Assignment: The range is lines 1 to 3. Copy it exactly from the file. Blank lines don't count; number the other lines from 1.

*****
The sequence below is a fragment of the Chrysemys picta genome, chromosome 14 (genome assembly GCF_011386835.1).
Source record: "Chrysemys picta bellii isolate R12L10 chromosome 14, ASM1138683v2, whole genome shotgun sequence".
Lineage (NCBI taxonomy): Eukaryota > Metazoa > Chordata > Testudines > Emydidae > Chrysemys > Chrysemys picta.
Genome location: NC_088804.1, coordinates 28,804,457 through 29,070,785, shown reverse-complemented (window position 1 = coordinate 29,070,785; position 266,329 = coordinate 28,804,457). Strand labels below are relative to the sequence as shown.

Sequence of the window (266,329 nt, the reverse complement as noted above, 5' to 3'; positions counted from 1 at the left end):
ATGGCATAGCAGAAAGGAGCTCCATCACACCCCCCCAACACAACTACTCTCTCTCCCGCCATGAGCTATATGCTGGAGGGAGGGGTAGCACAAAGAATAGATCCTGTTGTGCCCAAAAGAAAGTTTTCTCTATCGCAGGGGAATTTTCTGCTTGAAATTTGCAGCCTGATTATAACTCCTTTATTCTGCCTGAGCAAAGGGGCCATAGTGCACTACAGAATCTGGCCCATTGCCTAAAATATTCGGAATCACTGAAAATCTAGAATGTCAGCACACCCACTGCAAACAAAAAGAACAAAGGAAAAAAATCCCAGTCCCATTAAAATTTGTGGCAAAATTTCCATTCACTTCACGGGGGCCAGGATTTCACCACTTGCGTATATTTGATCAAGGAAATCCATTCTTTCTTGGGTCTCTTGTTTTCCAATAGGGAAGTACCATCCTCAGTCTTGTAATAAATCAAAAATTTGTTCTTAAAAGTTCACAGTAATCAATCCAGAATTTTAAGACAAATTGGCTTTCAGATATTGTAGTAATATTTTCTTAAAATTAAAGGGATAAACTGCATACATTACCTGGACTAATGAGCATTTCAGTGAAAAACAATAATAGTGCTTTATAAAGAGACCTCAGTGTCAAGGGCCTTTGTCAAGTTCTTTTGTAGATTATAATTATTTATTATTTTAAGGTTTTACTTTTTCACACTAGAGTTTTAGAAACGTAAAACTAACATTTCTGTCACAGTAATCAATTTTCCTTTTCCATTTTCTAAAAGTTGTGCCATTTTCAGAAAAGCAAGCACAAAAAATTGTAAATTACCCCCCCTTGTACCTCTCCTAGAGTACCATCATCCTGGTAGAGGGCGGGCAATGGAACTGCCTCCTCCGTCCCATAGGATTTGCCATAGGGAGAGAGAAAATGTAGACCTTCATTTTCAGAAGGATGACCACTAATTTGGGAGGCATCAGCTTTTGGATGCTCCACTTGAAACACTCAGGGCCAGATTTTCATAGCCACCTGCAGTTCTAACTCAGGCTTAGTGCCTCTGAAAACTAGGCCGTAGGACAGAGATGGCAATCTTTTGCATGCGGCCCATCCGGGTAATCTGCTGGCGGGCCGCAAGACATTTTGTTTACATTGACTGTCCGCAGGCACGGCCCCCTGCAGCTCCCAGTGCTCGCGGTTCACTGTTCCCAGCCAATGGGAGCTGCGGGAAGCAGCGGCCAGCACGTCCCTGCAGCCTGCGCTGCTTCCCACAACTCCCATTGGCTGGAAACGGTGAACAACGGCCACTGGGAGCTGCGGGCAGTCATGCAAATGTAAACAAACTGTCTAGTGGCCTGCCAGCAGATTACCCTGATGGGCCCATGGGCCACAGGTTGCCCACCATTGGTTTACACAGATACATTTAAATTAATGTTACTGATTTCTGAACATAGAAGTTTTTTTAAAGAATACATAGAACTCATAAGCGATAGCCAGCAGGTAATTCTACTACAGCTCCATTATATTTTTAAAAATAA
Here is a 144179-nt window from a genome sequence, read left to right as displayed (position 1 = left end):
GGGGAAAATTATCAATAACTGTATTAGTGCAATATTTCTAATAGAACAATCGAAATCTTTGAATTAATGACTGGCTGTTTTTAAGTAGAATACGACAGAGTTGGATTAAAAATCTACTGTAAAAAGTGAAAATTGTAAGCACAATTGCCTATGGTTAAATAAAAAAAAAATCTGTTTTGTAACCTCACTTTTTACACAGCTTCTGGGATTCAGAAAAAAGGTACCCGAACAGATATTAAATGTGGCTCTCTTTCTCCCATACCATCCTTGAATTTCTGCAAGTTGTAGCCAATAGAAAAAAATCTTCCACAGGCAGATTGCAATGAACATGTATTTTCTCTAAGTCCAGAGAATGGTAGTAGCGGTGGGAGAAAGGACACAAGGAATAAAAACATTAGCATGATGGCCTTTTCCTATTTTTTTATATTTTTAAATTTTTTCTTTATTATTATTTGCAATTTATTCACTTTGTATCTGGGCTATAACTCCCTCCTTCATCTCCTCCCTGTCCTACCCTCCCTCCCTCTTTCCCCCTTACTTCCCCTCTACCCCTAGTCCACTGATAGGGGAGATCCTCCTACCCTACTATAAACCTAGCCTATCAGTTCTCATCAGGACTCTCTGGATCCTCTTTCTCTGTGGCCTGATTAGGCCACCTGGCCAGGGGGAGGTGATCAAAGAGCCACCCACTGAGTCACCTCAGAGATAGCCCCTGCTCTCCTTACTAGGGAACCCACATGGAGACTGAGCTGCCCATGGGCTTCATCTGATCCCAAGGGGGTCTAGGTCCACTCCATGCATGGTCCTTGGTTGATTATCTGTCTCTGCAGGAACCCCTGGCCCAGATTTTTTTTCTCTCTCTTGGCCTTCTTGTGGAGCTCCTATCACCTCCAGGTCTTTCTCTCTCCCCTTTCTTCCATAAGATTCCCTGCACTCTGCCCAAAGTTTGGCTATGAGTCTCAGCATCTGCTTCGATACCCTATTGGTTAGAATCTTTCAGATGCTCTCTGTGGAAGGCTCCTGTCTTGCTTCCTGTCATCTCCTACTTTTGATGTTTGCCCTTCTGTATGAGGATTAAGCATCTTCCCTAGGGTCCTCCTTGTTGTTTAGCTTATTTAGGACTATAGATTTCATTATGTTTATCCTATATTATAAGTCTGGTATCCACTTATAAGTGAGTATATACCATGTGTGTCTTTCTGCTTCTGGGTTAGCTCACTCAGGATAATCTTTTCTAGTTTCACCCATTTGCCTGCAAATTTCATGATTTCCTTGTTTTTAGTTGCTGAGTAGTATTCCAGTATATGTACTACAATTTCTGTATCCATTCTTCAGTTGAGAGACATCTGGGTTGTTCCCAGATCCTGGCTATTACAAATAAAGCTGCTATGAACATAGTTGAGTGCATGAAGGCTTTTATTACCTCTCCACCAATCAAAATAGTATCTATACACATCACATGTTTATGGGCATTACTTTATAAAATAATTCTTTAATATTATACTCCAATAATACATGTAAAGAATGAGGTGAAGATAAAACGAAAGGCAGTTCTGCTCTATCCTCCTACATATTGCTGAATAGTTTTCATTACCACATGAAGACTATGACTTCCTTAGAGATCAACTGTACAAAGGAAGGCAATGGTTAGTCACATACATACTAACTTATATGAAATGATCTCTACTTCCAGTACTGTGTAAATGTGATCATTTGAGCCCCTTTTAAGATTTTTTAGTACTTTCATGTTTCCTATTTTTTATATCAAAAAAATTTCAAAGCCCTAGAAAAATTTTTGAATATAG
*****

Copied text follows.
The sequence below is a fragment of the Chrysemys picta genome, chromosome 14 (genome assembly GCF_011386835.1).
Source record: "Chrysemys picta bellii isolate R12L10 chromosome 14, ASM1138683v2, whole genome shotgun sequence".
Lineage (NCBI taxonomy): Eukaryota > Metazoa > Chordata > Testudines > Emydidae > Chrysemys > Chrysemys picta.